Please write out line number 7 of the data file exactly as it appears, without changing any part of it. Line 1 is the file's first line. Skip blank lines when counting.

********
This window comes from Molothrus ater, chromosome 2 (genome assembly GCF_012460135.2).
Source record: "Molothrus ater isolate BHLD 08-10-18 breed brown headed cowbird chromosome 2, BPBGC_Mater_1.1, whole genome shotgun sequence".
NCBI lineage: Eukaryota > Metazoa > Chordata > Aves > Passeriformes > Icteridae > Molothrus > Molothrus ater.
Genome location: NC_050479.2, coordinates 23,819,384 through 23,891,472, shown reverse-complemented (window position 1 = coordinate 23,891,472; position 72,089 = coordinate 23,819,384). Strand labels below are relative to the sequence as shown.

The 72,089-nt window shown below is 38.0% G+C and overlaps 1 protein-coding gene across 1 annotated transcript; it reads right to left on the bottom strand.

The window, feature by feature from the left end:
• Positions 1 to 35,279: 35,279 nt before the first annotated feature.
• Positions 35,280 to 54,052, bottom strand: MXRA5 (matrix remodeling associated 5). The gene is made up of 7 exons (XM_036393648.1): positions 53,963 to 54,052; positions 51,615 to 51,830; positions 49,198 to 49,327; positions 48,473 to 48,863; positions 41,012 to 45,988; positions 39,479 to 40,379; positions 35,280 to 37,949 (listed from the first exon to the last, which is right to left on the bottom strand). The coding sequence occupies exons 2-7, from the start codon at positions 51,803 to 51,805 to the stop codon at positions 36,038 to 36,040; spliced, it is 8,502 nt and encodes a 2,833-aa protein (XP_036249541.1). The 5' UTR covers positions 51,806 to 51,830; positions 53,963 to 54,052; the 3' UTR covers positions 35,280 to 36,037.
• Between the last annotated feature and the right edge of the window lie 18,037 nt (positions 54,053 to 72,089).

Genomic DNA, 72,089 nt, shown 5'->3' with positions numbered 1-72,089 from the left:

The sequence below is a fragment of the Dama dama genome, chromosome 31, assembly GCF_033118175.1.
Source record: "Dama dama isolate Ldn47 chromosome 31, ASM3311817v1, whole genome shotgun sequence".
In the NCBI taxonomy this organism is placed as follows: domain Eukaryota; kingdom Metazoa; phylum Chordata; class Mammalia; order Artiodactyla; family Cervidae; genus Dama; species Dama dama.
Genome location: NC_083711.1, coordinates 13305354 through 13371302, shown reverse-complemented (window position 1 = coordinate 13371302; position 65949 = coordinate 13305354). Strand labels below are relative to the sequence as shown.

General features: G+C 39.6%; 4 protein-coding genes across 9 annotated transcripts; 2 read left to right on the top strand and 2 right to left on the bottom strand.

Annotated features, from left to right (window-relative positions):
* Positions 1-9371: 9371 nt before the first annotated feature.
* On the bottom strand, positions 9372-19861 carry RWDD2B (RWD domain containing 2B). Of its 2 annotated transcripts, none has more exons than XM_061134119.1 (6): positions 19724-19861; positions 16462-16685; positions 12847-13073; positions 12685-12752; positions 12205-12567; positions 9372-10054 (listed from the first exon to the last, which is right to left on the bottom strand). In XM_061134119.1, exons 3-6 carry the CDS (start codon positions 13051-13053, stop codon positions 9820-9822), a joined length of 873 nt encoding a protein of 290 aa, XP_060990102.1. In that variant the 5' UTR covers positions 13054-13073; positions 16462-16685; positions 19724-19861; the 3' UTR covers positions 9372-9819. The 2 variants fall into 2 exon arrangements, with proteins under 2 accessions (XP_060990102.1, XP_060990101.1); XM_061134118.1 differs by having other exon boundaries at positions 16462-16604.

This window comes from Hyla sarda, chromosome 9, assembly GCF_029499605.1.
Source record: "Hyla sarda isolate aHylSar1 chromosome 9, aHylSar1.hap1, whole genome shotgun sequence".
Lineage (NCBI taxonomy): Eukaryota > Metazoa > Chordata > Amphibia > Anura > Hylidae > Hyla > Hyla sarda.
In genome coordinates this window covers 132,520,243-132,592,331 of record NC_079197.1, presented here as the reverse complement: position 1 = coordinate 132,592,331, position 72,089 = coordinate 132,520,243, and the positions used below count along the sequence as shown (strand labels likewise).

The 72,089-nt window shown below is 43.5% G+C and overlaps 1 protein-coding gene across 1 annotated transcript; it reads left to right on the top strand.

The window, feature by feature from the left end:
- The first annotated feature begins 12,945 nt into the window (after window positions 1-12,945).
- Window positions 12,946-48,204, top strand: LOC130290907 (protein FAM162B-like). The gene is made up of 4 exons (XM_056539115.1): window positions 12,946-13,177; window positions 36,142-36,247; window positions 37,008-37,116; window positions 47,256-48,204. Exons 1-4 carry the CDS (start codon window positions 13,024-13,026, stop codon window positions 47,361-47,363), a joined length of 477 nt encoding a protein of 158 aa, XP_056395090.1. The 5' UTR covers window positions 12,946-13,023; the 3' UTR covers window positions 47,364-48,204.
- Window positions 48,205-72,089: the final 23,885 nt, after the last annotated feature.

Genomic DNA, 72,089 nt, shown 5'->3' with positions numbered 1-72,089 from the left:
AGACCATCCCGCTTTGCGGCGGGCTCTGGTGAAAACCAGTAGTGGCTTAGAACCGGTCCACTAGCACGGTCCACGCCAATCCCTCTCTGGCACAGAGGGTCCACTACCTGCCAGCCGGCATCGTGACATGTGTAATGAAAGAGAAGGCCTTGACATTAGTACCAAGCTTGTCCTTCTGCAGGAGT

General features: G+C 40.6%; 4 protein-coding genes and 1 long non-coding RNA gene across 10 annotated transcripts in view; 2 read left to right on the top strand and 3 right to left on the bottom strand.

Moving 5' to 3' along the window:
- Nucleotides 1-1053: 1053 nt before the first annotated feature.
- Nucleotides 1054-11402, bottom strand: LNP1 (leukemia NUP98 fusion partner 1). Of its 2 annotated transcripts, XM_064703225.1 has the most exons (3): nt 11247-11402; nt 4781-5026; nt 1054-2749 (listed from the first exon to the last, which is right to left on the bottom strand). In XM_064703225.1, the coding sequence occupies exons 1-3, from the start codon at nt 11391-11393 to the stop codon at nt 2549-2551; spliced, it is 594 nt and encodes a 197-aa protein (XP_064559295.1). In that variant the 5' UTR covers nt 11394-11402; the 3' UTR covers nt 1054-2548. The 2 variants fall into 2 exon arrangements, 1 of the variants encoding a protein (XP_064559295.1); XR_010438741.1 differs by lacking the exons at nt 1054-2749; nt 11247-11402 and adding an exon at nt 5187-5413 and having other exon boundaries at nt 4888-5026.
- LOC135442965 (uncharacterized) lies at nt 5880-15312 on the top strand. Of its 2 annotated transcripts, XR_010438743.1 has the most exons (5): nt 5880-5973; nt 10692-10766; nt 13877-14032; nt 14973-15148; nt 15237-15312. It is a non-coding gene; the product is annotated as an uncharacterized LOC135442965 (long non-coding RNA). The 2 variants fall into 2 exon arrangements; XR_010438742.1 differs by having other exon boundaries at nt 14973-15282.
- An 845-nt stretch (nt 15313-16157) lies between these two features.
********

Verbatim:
• Positions 1 to 35,279: 35,279 nt before the first annotated feature.